Topic 1- Key Concepts In Chemistry Flashcards Preview

Chemistry > Topic 1- Key Concepts In Chemistry > Flashcards

Flashcards in Topic 1- Key Concepts In Chemistry Deck (53):
1

On the left hand side of an equation are...

The reactants

2

On the right hand side of an equation are

The products

3

State symbols

(s) - solid
(l) - liquid
(g) - gas
(aq) - aqueous, dissolved in water

4

Ammonia formula
Chlorine formula

NH3
Cl2
(The numbers are smaller than the letters and sit below the line when written)

5

Ammonium, Nitrate, Sulfate, Hydroxide and Carbonate
Formula

NH4 +
NO3 -
SO4 (2-)
OH -
CO3 (2-)
(The numbers are smaller than the letters and sit below the line when written)

6

Oxidising
Harm, example and symbol?

Provides oxygen which allows other material to burn more fiercely
Eg. Liquid oxygen
Symbol- circle with flame on top

7

Harmful
Harm, example and symbol?

Can cause irritation, reddening or blistering of the skin
Eg. Bleach
Symbol- an explanation mark

8

Environmental hazard
Harm, example and symbol?

Harmful to organisms and to the environment
Eg. Mercury
Symbol- a dead tree and dead fish

9

Highly flammable
Harm, example and symbol?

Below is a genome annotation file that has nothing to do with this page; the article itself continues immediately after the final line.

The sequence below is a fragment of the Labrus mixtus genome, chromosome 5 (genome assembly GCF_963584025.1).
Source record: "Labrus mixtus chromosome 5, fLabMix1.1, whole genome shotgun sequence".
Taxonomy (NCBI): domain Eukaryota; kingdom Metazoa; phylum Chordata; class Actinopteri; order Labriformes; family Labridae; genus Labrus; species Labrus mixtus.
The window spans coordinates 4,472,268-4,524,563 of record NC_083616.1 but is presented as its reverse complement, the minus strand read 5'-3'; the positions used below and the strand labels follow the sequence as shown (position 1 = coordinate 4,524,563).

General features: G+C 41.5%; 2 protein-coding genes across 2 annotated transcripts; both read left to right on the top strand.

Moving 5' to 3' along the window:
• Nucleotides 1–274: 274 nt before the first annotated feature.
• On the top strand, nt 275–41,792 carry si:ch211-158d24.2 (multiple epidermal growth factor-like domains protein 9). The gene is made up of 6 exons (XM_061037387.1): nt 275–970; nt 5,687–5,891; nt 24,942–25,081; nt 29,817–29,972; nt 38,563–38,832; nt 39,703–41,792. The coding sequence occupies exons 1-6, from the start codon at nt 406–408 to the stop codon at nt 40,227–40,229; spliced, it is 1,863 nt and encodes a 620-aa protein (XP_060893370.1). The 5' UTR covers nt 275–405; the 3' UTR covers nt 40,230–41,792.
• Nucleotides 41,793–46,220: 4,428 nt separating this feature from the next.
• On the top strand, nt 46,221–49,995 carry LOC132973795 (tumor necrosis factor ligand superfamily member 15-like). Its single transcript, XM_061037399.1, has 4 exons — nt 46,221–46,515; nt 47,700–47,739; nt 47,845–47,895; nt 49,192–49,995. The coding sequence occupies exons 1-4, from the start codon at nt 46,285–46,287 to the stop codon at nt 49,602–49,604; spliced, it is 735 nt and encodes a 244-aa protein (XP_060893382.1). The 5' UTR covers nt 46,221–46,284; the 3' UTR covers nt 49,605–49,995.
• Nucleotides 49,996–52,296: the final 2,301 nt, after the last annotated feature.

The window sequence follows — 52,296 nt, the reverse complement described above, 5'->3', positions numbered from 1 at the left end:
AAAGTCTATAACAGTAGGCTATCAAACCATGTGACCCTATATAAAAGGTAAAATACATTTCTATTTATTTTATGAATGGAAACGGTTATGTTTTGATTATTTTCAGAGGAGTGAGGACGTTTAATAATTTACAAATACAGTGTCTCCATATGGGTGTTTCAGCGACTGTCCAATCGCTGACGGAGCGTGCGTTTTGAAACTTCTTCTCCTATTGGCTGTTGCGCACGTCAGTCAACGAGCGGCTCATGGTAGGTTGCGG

Catches fire easily
Eg. Petrol
Symbol- a line with a flame above it

10

Toxic
Harm, example and symbol?

Can cause death by for example swallowing, breathing in or absorption through the skin
Eg. Hydrogen cyanide
Symbol- skull and cross bones

11

Corrosive
Harm, example and symbol?

Destroys materials including living tissues (like eyes and skin)
Eg. Concentrated sulfuric acid
Symbol- two test tubes pouring a substance which is decaying a hand and a block object

12

John Dalton (19th century) described atoms as...

Solid spheres and said that different spheres made up different elements

13

In 1897 J J Thomson had a new theory called the...

Plum pudding model
His measurements of charge and mass from experiments concluded that an atom must contain even smaller, negatively charged particles- electrons.

14

Rutherford (1909) had a theory of...